The atomic bomb disturbed Burns more profoundly than any other aspect of the war; he returned to it repeatedly in his letters. (In one, sent to his mother a few days afterward, he envisioned a post-nuclear remnant retreating to caves with pianos and cooking utensils, procreating a new and more humane human race. “The first of the progeny who invents so much as a slingshot will be pushed off a cliff,” he told her.) “Even more fiendish than the invention itself is the callous joy with which it was greeted in the press, surely an indication of how far humanity has dropped in six years of war,” he wrote. It only intensified his belief that America’s essential impulses were dark, leaving it in no position to lecture anyone.
“I see no further point in Americans babbling about atrocities, since it depends on who commits them, doesn’t it?” he asked. The bomb also strengthened Burns’s vow to make things better through his writing, or at least to explain what he had seen. That was where his new novel, which would be so different from his sophomoric older ones, would come in. It came out of him in torrents: he showed people pages of it as soon as they came out of his macchina da scrivere. “I am kept going by an antipathy to almost everything I see, by your letters, by music, and by my novel The Gallery, which has ’em in the aisles here, even in typescript,” he wrote Holger Hagen two days after Hiroshima. “No second of my life must be wasted in non-essentials, sez I.”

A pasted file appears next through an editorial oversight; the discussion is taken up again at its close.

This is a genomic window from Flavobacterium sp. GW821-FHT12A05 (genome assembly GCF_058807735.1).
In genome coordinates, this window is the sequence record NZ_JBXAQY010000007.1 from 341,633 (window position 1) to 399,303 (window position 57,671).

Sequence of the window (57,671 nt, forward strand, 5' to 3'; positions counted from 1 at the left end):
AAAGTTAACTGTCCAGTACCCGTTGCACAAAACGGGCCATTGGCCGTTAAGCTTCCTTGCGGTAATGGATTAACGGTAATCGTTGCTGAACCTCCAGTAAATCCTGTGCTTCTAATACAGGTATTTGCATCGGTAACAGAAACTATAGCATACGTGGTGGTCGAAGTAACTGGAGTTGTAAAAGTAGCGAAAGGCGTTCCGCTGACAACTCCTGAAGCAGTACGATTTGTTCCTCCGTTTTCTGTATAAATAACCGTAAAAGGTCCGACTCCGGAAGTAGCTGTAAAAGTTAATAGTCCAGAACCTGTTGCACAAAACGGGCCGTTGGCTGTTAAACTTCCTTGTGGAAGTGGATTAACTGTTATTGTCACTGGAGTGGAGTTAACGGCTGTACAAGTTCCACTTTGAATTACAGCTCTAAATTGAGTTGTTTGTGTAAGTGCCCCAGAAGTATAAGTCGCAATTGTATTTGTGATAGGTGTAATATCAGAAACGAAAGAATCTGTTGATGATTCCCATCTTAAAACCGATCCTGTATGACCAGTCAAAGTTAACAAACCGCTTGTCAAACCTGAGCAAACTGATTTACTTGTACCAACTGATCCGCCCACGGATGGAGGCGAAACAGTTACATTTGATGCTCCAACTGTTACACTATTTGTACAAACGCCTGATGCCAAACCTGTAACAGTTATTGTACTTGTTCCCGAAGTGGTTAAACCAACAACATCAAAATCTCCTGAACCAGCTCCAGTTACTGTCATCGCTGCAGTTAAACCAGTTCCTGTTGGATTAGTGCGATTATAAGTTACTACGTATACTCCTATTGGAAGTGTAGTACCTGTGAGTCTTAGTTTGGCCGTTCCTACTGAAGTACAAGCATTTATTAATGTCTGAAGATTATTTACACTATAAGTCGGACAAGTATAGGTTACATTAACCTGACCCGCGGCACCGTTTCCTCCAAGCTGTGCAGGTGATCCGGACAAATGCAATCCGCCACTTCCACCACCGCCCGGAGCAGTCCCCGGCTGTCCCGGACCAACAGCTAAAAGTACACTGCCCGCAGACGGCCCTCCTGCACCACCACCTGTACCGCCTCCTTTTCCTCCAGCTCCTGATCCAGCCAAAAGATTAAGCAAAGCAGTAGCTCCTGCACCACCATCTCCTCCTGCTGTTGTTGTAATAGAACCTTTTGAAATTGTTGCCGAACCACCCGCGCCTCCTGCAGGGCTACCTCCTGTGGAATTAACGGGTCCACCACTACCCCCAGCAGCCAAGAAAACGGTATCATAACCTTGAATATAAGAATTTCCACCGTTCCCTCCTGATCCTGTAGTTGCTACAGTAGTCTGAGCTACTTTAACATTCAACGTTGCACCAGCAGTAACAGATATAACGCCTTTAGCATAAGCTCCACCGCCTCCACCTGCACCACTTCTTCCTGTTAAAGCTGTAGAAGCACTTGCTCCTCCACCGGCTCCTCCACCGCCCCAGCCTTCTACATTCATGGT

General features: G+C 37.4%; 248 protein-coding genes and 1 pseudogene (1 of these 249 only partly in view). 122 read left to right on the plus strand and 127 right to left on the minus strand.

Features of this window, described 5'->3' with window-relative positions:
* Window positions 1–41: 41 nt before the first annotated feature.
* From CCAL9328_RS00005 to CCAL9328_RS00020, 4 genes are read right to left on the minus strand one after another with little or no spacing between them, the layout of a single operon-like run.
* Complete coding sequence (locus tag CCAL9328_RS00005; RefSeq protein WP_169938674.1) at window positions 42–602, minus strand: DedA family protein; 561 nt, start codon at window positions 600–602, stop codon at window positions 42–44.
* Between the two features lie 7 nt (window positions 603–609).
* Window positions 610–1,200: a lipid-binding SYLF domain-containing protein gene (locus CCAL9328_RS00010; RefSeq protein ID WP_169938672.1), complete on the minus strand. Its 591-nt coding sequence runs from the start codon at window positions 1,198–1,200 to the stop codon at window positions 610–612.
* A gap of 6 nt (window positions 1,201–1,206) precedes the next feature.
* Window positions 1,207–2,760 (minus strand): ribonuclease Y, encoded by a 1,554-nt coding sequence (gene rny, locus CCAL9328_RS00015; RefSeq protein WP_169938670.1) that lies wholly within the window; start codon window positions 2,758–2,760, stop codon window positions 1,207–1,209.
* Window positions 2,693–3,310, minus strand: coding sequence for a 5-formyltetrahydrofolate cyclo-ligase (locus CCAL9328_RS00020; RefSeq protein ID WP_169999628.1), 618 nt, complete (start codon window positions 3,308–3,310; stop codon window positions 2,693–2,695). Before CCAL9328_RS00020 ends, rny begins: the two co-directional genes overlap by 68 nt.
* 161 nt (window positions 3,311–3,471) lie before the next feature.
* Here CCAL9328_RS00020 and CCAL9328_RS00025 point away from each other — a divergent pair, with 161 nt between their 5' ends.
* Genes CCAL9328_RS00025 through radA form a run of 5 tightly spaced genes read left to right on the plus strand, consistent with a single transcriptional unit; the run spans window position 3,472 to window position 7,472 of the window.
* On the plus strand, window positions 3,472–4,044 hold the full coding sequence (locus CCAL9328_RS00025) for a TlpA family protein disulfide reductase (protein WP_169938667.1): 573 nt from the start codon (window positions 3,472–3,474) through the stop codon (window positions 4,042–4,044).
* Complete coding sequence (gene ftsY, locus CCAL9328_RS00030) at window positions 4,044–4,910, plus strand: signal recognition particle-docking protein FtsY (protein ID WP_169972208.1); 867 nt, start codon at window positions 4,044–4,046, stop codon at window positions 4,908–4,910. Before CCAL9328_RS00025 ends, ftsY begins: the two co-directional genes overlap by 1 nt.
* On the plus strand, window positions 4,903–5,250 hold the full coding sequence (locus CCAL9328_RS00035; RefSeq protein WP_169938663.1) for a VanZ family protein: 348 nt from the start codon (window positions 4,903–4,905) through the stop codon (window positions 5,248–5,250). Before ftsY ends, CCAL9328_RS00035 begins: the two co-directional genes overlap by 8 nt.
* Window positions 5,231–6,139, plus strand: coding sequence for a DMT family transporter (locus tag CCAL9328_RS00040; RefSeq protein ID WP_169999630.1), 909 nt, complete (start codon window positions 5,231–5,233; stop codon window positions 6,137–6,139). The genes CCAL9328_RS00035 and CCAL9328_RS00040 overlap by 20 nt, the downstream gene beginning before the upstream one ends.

Burns returned to the United States in the spring of 1946. A year later his wartime novel, “The Gallery,” was published to enormous critical acclaim. Chroniclers of the first Great War, like Ernest Hemingway and John Dos Passos, pronounced him one of the prime writers of the second; critics spoke of his potential as much as his achievement. Far more quietly, gay readers immediately recognized the book — particularly with its striking depiction of a gay bar patronized by Allied soldiers — for the literary landmark it remains to this day. The hypercompetitive Gore Vidal confessed in his journals that Burns might be an even greater writer than he; his only consolation, Vidal wrote, was that he would surely outlast him.